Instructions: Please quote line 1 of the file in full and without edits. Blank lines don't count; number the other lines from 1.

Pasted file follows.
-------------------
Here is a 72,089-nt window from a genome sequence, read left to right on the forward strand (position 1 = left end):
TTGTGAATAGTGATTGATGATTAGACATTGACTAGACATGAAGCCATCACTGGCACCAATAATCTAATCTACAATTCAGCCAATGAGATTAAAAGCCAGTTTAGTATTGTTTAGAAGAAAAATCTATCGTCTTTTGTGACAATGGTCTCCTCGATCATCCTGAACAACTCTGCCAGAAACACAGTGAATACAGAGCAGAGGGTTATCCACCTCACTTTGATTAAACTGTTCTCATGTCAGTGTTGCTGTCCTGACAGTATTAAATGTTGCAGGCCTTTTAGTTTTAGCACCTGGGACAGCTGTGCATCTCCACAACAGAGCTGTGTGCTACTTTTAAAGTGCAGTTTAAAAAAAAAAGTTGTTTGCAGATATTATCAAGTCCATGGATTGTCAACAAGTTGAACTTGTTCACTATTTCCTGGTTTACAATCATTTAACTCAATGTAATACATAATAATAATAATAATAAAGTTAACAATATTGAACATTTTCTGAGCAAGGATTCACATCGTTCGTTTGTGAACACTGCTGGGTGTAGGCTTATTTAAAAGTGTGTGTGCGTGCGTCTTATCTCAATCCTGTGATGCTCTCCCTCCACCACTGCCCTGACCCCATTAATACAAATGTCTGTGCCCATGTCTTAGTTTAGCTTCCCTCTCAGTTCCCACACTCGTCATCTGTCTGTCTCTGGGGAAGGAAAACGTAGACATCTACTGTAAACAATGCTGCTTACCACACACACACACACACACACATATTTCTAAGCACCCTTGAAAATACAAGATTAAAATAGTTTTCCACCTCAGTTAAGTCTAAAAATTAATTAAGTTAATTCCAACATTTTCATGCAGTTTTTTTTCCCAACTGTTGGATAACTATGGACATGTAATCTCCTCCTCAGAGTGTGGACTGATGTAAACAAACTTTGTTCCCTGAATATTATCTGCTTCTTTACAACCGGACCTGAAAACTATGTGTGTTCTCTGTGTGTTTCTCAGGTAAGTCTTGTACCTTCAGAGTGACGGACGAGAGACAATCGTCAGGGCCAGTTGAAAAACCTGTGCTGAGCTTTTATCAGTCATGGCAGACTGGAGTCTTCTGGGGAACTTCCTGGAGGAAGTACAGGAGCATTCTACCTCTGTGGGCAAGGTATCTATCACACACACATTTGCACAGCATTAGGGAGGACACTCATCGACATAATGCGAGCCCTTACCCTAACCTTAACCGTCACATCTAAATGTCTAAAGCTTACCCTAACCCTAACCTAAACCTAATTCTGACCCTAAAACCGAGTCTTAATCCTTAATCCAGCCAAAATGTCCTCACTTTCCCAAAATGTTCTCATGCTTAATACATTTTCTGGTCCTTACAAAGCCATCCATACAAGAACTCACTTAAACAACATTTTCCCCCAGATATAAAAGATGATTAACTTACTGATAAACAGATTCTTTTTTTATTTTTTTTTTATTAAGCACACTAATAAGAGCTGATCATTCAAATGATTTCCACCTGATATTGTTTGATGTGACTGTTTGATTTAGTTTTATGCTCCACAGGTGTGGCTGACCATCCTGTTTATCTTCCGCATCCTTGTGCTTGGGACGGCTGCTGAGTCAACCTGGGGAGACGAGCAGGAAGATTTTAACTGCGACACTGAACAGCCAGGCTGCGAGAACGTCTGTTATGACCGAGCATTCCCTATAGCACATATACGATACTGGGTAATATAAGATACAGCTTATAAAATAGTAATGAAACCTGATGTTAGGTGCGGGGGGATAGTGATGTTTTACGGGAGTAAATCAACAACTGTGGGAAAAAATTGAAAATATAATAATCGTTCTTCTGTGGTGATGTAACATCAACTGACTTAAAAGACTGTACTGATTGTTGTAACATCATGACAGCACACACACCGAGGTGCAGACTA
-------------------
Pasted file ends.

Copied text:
Here is a 72,089-nt window from a genome sequence, read left to right on the forward strand (position 1 = left end):